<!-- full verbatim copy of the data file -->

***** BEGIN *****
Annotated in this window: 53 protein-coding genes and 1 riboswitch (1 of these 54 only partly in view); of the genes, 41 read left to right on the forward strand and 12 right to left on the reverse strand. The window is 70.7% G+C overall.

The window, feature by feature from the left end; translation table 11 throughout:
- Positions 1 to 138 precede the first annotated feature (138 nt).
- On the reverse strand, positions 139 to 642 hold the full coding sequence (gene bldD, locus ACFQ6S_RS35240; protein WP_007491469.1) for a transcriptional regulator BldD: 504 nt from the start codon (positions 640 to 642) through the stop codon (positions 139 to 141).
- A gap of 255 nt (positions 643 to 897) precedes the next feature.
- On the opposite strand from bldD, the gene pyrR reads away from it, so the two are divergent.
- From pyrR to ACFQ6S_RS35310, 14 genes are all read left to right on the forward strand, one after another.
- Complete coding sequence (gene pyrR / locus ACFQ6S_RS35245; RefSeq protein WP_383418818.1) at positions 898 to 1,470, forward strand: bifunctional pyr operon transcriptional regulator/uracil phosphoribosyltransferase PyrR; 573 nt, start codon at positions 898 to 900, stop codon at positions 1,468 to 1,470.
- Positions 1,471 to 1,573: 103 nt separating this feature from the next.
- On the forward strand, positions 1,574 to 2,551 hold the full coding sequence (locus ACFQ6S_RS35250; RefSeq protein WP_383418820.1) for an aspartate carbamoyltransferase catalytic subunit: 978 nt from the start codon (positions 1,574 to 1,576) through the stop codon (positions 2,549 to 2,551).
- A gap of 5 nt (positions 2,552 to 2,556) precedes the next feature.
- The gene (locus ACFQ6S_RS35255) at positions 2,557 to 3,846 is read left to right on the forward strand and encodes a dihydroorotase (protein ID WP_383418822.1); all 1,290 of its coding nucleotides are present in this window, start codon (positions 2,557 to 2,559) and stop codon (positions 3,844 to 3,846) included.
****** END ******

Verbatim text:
Annotated in this window: 53 protein-coding genes and 1 riboswitch (1 of these 54 only partly in view); of the genes, 41 read left to right on the forward strand and 12 right to left on the reverse strand. The window is 70.7% G+C overall.

The window, feature by feature from the left end; translation table 11 throughout:
- Positions 1 to 138 precede the first annotated feature (138 nt).
- On the reverse strand, positions 139 to 642 hold the full coding sequence (gene bldD, locus ACFQ6S_RS35240; protein WP_007491469.1) for a transcriptional regulator BldD: 504 nt from the start codon (positions 640 to 642) through the stop codon (positions 139 to 141).
- A gap of 255 nt (positions 643 to 897) precedes the next feature.
- On the opposite strand from bldD, the gene pyrR reads away from it, so the two are divergent.
- From pyrR to ACFQ6S_RS35310, 14 genes are all read left to right on the forward strand, one after another.
- Complete coding sequence (gene pyrR / locus ACFQ6S_RS35245; RefSeq protein WP_383418818.1) at positions 898 to 1,470, forward strand: bifunctional pyr operon transcriptional regulator/uracil phosphoribosyltransferase PyrR; 573 nt, start codon at positions 898 to 900, stop codon at positions 1,468 to 1,470.
- Positions 1,471 to 1,573: 103 nt separating this feature from the next.
- On the forward strand, positions 1,574 to 2,551 hold the full coding sequence (locus ACFQ6S_RS35250; RefSeq protein WP_383418820.1) for an aspartate carbamoyltransferase catalytic subunit: 978 nt from the start codon (positions 1,574 to 1,576) through the stop codon (positions 2,549 to 2,551).
- A gap of 5 nt (positions 2,552 to 2,556) precedes the next feature.
- The gene (locus ACFQ6S_RS35255) at positions 2,557 to 3,846 is read left to right on the forward strand and encodes a dihydroorotase (protein ID WP_383418822.1); all 1,290 of its coding nucleotides are present in this window, start codon (positions 2,557 to 2,559) and stop codon (positions 3,844 to 3,846) included.